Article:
People fear robots are becoming too human, but, in reality, robots are becoming a little more bug-like every day.
A team of Harvard University researchers proved this axiom when they found the solution to extending tiny robot flight is by mimicking the way small bugs alight on walls and ceilings.
The applications for such a robot are wide-ranging, from small spying devices that can conduct surveillance missions while suspended from a ceiling to research drones that can allow scientists to take measurements where no other sensors can physically go.
For the typical drone, hovering can take just as much energy as flying. As long as the robot is in the air, it’s expending energy and running down its small battery capacity.
What researchers discovered, as reported in a new study published Thursday in the journal Science, is that tiny robots could save considerable energy if they simply landed and perched between jaunts, the way a bee or butterfly might land on the ceiling before taking off again.
The robo-bee making its approach, landing and then perching.
Image: Carla Schaffer / AAAS
While the scientists toyed with a number of different surface adhesion possibilities, the team finally settled on a unique combination of electrostatic material and foam to create a new kind of built-in robot landing pad.
A bee-inspired robot
The team built a bee-inspired micro aerial vehicle (MAV) robot and attached an electrostatic patch consisting of a carbon-fiber base, copper electrodes and a polyamide coating. It sits on a small foam cylinder.
When charged, the electrostatic plate can attach itself to almost any surface (wood, glass, organic material) that responds to static electricity (yes, the same stuff you build up when you rub a balloon on a wall or your feet on the carpet).
We felt that perching on an overhang is more challenging since you have to have an adhesive force to overcome gravity
The chosen technology would work equally well on the ground or ceiling, said Robert Wood, a co-author of the new study, in an email to Mashable.
“But we felt that perching on an overhang is more challenging since you have to have an adhesive force to overcome gravity.”
The foam is there to help cushion the landing. Without it, the tiny robot — it has just a 3-centimeter wingspan — might just bounce off the surface.
By using electrostatic energy, the researchers significantly broadened the kinds of materials and situations in which the robot can land and then take off again.
During testing, the robot was tethered to a power source at all times, allowing researchers to remotely power the electro-static plate, and to circuitry that provided some pre-programmed flight control behaviors (hover, approach target, detach and hover).
To design their robot landings, researchers took a cue from how bees perch, observing how they control their own velocity and slow down and hover before landing softly.
Perching and flying again
The resulting perch solution allows the robot to slow down until it’s hovering right underneath the landing spot — perhaps a leaf — and to rise up slowly until it’s touching the surface.
Then the researchers powered up the electrostatic patch, which creates a bind strong enough to hold the robot in place, even after it powers down its flight motor.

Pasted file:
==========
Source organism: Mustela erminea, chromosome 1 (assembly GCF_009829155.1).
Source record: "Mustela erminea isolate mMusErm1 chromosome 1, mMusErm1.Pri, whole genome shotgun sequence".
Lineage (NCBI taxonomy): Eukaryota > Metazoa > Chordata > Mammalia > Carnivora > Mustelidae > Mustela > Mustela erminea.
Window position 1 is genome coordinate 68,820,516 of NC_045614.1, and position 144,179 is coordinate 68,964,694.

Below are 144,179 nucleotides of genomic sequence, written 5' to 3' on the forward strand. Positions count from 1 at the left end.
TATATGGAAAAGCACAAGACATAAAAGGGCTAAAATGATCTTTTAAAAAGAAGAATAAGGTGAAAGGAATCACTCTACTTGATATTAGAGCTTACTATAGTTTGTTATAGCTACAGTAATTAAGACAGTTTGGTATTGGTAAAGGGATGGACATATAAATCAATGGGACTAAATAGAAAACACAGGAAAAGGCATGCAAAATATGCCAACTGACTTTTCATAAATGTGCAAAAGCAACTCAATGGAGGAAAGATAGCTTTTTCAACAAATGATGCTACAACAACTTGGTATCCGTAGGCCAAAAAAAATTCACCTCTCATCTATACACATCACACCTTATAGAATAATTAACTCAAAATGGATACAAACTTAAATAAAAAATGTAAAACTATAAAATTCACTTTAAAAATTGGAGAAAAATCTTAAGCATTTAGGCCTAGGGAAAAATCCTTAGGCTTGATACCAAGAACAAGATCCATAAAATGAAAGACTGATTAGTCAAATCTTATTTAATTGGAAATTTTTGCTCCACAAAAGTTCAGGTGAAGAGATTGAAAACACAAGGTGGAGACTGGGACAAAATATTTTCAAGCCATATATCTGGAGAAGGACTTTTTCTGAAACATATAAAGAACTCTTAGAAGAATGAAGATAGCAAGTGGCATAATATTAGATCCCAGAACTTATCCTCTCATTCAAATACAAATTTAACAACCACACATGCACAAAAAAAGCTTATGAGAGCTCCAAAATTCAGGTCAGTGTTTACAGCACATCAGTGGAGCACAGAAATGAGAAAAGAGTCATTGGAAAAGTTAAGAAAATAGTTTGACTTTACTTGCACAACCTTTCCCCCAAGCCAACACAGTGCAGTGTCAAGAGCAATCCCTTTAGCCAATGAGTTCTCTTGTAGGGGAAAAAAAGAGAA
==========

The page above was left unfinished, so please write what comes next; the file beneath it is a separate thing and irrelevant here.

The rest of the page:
A closer look at how researchers built and controlled the robot with bee-like flight and landing capabilities.
The robot can remain perched for as long as the patch is powered up. However, “it’s worth noting that the power for adhesion is several orders of magnitude lower than the power required for flight… highlighting one of the benefits of this approach,” Wood said.
However, the use of static electricity to hold the robot in place produces some significant weight constraints. According to Wood, a Harvard professor who founded the school’s microrobotics laboratory, the amount of weight the patch can support is proportional to the area of the patch.
The power for adhesion is several orders of magnitude lower than the power required for flight
“But as size is reduced, surface area (thus adhesion) increases faster than volume (thus weight),” Wood said. “What this means is that this sort of adhesive mechanism is quite appropriate for small-scale systems.”
Electrostatic adhesion is not new to robotics.
Study co-author Moritz Alexander Graule said it’s a frequent target for climbing robot research, but it proved especially attractive for this project because the adhesion can be turned on and off without the need for moving parts. It also meant the robot-bee could land, perch and take off without applying any force to the landing surface.
Why build a robot that can fly, land and take off like a bug? Because it can do things people can’t do, and could become a critical component in search and rescue operations.
According to Wood, it could be useful in “basically any situation where you want to have low cost and distributed sensing [that] would be too difficult or too dangerous for a human.”
It might also have some pretty handy surveillance applications.
A robot bug that can land when no one is around and then stay quietly attached to the ceiling, without the need for audible motors, and that can wait to take off until no one is around, could be quite a boon for would-be spies.
Obviously, this is still a research project with numerous challenges ahead of it, most notably the need to remove the tether wires and integrate power and flight control-technology on the tiny robot.
This work alone could take a few years, and even then these robot bugs won’t be ready to swarm. Wood said that in five-to-10 years “they could be ready for more widespread development and use.”
That’s kind of a buzzkill.
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